|Neuroscientist Theodore Berger believes he has deciphered the code that the brain forms long-term memories, and he is almost ready to test silicon implants that could augment the brains memory functions.|
Aworkgroup of neuroscientists from the University of Southern California (USC), Wake Forest University (WFU), the University of Kentucky and DARPA have developed a memory implant technique that could help restore memories lost by stroke and localized brain injury.
Electrode array feeds neural activity in the hippocampus to the chip which delivers output to the rest of the brain, bypassing damaged tissue.
The first step in restoring memories is to record, in undamaged tissue, the unique activity patterns associated with the formation of particular memories. Step two is to use these patterns to predict what the “downstream” damaged areas should be doing. Step three is to replicate the desired activity in healthy areas by stimulating brain cells with electrodes.
The research is focused on the hippocampus, where short-term memories are solidified into long-term ones by the movement of electrical signals through neurons. Professor of biomedical engineering Theodore Berger of USC has used mathematical models to program electrodes to mimic these movements.
“I never thought I’d see this in my lifetime,” Berger told CNN. “I might not benefit from it myself but my kids will.”
Associate Professor Rob Hampson of Wake Forest University is also amazed by the success of their research: “We keep pushing forward, every time I put an estimate on it, it gets shorter and shorter.”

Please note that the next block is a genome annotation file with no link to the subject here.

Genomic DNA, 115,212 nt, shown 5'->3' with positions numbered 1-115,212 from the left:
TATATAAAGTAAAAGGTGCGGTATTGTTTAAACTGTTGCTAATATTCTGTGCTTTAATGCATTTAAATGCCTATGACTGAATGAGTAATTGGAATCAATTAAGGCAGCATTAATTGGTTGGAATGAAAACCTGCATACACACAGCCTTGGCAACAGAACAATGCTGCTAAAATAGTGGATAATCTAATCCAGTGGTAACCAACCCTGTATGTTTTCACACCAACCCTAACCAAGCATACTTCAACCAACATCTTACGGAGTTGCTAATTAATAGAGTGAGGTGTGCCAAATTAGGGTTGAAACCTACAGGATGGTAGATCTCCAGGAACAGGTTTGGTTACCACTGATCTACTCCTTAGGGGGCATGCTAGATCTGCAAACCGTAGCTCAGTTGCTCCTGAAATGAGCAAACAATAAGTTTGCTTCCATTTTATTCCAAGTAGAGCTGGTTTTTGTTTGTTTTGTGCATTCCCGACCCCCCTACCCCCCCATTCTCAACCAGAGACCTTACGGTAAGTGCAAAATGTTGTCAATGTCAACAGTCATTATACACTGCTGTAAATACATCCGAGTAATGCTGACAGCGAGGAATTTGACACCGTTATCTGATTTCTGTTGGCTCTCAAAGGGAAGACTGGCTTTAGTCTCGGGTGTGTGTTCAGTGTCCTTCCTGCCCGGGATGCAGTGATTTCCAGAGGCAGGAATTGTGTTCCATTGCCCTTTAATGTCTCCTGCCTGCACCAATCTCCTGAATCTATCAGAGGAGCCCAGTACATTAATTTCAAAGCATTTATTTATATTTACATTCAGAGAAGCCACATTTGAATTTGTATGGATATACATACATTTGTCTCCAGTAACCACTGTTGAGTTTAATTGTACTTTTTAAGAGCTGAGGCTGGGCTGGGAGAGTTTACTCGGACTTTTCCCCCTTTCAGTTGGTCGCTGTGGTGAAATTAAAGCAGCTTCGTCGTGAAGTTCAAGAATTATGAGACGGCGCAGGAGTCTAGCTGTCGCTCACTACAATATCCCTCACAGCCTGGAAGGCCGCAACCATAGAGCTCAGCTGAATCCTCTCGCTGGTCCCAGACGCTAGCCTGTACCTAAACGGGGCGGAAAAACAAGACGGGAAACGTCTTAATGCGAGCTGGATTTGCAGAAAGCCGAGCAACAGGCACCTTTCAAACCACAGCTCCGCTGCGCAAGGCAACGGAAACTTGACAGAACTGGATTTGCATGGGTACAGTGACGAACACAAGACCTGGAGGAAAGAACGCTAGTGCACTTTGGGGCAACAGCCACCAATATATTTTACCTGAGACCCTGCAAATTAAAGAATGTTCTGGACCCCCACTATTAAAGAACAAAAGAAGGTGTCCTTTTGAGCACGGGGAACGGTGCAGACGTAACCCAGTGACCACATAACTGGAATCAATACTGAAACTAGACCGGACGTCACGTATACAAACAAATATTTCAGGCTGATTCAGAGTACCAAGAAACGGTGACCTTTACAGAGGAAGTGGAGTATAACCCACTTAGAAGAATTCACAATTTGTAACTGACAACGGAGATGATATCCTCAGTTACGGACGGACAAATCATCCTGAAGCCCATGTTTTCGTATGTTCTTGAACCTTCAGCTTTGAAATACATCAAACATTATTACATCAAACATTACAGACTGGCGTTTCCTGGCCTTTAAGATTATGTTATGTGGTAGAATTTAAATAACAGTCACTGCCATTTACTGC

Hampson has concluded via rat and monkey studies that certain brain functions can be altogether replaced by electrode signals. Perhaps even the hippocampus itself may be bypassed one day: ”We support and reinforce the signal in the hippocampus but we are moving forward with the idea that if you can study enough of the inputs and outputs to replace the function of the hippocampus, you can bypass the hippocampus.”
If a memory implants sound like science fiction, Berger points to other recent successes in neuroprosthetics. Cochlear implants now help more than 200,000 deaf people hear by converting sound into electrical signals and sending them to the auditory nerve. Early experiments have also shown that implanted electrodes can allow paralyzed people to move robotic arms with their thoughts. Other researchers have had preliminary success with artificial retinas in blind people.
We are still a long way from understanding how even single neuron operates in the brain As exciting as these early memory implants may be, much research and neuron-level brain mapping still needs to be done to obtain an operational manual of our brain and it's wiring diagrams.
Even with these unknown factors, Berger and his colleagues are planning human studies. He is collaborating with clinicians at his university who are testing the use of electrodes implanted on each side of the hippocampus to detect and prevent seizures in patients with severe epilepsy. When and if the project moves forward as envisioned, Berger’s group will piggyback on the trial to look for memory codes in those patients’ brains.
SOURCE MIT Technology Review
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